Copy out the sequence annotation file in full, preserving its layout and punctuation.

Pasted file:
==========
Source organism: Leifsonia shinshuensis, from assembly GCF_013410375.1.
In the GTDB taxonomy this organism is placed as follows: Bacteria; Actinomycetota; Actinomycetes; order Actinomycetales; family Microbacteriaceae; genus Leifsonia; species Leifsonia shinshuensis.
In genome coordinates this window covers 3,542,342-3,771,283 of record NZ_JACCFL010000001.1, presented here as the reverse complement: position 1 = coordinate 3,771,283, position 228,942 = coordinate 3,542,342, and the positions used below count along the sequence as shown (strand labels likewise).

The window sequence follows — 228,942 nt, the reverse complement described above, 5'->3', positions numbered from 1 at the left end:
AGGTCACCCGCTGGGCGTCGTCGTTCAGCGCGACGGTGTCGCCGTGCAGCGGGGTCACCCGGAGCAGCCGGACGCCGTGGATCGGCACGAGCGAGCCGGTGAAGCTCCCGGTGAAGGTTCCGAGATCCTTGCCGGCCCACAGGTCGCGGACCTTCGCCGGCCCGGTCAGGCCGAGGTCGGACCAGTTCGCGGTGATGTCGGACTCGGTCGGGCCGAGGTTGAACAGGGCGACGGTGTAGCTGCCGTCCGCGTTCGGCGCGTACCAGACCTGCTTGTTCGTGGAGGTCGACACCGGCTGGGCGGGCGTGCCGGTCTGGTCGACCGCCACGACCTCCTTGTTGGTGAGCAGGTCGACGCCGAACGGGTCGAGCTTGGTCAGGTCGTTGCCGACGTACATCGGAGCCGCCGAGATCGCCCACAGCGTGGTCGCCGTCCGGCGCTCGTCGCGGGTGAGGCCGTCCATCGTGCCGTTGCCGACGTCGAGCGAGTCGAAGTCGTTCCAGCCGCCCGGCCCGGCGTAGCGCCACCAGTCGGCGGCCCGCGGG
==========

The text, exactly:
Source organism: Leifsonia shinshuensis, from assembly GCF_013410375.1.
In the GTDB taxonomy this organism is placed as follows: Bacteria; Actinomycetota; Actinomycetes; order Actinomycetales; family Microbacteriaceae; genus Leifsonia; species Leifsonia shinshuensis.
In genome coordinates this window covers 3,542,342-3,771,283 of record NZ_JACCFL010000001.1, presented here as the reverse complement: position 1 = coordinate 3,771,283, position 228,942 = coordinate 3,542,342, and the positions used below count along the sequence as shown (strand labels likewise).

The window sequence follows — 228,942 nt, the reverse complement described above, 5'->3', positions numbered from 1 at the left end:
AGGTCACCCGCTGGGCGTCGTCGTTCAGCGCGACGGTGTCGCCGTGCAGCGGGGTCACCCGGAGCAGCCGGACGCCGTGGATCGGCACGAGCGAGCCGGTGAAGCTCCCGGTGAAGGTTCCGAGATCCTTGCCGGCCCACAGGTCGCGGACCTTCGCCGGCCCGGTCAGGCCGAGGTCGGACCAGTTCGCGGTGATGTCGGACTCGGTCGGGCCGAGGTTGAACAGGGCGACGGTGTAGCTGCCGTCCGCGTTCGGCGCGTACCAGACCTGCTTGTTCGTGGAGGTCGACACCGGCTGGGCGGGCGTGCCGGTCTGGTCGACCGCCACGACCTCCTTGTTGGTGAGCAGGTCGACGCCGAACGGGTCGAGCTTGGTCAGGTCGTTGCCGACGTACATCGGAGCCGCCGAGATCGCCCACAGCGTGGTCGCCGTCCGGCGCTCGTCGCGGGTGAGGCCGTCCATCGTGCCGTTGCCGACGTCGAGCGAGTCGAAGTCGTTCCAGCCGCCCGGCCCGGCGTAGCGCCACCAGTCGGCGGCCCGCGGG